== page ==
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B&W BVR Two-Way

B&W Bowers Wilkins Two way BVR Short Horns Speakers

A friend brought me a pair of B&W CDM7 loudspeakers for an advice how to improve the sound performance. He complained of boomy bass out of control and lack of balance in the entire sonic spectrum.

Bowers Wilkins CDM7

To find out the reason for the slack bass, I started with the measurements of the low frequency drivers. The detailed measurements can be found here:

Woofer - B&W ZZ08613

Midwoofer - B&W ZZ10075

I was surprised, that the frequency response of the woofer is extended up to 7kHz and its linearity is not bad at all. 
The Thiele/Small parameters of both drivers are almost identical. They share a common volume with one front loaded basreflex port. With the Qts of 0.32 we could not expect  remarkable performance in lows in a classic bassreflex construction. That's why designers of the CDM7 decided to use the lower driver for lowest frequency only. 

B&W CDM7 Crossove B&W CDM7 Crossover View

The crossover schematics of B&W CDM7 is simple. The cutoff frequency for the woofer is 160Hz and for the midbass - 1250Hz.

B&W CDM7 Bassbox simulation

The BassBox simulation of the B&W CDM7 enclosure shows clearly the reason for "bummy" and monotonous bass. The woofer's range (in red) is narrow with a peak at 100Hz. The black curve is for the midbass unit.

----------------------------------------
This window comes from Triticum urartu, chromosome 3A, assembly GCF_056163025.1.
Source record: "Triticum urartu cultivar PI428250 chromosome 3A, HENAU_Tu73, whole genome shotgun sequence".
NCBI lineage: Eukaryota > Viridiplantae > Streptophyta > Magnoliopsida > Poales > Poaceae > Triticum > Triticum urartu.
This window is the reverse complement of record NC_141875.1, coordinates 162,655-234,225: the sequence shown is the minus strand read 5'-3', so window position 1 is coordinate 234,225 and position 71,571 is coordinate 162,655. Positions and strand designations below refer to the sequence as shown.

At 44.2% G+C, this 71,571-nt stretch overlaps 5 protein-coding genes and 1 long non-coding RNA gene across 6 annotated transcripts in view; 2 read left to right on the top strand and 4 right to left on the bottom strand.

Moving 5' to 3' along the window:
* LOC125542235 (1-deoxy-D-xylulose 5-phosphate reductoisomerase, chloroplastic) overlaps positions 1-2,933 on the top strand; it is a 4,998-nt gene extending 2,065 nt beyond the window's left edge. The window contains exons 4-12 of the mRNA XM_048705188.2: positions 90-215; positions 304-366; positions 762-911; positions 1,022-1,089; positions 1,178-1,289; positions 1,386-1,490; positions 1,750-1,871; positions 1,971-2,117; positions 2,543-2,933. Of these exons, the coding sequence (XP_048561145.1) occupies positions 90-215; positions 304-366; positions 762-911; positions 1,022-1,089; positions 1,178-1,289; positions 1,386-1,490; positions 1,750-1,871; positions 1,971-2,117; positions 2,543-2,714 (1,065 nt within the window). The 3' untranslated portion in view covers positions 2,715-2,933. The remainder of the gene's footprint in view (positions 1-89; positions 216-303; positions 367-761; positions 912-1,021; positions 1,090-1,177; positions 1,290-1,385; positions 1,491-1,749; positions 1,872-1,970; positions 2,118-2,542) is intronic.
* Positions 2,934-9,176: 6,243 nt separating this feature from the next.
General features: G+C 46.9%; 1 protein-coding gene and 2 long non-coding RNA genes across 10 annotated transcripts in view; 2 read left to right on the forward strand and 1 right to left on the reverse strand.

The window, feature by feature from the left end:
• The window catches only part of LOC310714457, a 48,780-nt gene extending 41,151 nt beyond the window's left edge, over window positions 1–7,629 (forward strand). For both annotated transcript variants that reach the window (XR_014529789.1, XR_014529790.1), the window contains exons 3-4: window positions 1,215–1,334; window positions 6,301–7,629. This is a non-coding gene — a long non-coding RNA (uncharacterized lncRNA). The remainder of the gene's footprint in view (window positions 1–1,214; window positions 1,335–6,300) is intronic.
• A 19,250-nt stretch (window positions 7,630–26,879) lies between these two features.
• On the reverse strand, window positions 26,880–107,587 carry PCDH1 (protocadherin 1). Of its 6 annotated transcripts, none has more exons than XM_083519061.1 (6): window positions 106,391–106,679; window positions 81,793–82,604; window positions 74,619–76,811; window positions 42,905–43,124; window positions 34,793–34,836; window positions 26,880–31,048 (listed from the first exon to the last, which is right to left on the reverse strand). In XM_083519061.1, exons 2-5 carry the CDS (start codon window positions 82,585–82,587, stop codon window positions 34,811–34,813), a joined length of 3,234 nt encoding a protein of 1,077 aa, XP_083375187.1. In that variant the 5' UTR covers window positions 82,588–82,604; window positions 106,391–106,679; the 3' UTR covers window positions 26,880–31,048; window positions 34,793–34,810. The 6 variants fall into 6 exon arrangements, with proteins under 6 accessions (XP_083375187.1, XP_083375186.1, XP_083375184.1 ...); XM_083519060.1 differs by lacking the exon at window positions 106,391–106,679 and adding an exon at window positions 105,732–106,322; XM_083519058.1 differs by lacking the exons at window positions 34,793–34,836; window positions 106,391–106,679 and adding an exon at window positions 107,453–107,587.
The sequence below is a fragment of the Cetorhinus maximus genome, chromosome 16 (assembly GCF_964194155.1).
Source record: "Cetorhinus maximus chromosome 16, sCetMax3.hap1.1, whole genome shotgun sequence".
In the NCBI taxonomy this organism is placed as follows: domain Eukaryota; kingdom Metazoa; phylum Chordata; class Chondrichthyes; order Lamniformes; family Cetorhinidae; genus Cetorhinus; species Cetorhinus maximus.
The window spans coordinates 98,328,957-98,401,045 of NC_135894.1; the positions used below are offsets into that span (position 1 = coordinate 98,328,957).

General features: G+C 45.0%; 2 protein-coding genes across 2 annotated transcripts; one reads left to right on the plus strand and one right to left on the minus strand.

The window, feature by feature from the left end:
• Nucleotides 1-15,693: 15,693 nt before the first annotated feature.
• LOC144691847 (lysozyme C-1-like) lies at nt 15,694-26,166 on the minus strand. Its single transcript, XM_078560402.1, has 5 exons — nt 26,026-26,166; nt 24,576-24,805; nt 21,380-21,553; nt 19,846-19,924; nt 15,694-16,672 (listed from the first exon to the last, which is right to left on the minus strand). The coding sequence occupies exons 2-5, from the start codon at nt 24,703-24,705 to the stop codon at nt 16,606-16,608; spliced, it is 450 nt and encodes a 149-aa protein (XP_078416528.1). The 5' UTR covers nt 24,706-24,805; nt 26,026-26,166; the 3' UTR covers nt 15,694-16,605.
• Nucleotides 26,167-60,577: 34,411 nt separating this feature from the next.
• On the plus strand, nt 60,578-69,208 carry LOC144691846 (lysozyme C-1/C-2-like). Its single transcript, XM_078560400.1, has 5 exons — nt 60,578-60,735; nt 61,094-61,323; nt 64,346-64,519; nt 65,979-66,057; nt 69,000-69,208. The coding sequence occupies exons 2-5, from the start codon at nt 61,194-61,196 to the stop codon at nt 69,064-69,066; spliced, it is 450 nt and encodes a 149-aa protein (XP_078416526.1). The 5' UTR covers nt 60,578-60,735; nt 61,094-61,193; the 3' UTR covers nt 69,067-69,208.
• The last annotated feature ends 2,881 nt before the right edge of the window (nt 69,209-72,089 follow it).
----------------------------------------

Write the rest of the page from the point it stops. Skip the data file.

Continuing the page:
B&W CDM7 Midwoofer and Tweeter Responce Curves B&W CDM7 SPL Graph at 1m

The left graphics show the measurements of the upper(tweeter) and lower (woofer and midwoofer) section of the system, where the test signal is applied to the input terminals with enabled bi-wiring (external junctions were removed). The acoustical crossover frequency is about 2.3 kHz. 
The tweeter in the original crossover has no attenuation. As we see its level is about 2-3dB higher than the average level in the midrange. Maybe the reason design engineers did it this way, is to compensate the roll-off in the off-axis response, given in the right graphics. Or maybe with making highs brighter, they tried to mask somehow the imperfection of the bass fundament ... who knows.

B&W CDM7 Burst Decay Responce B&W CDM7 Impedance

The burst decay looks good, and the impedance curve is normal, with an exception, that the impedance does not match the manufacturer's specification, which is 8 Ω. Since the impedance is going under 4 Ω in ranges around 30Hz and 12KHz, the impedance should be rated strictly 4Ω to avoid a damage of certain amplifiers.

My New Construction

B&W Bowers Wilkins BVR

The initial idea was to keep all the original B&W drivers constructing  an enclosure with better bass performance and improved crossover.  After a careful observation of all the drivers, I found, that one of the tweeters was damaged.  Instead of searching the original tweeter ZZ03123, which is hard to find now, I decided to use one of my favorite high-efficiency drivers: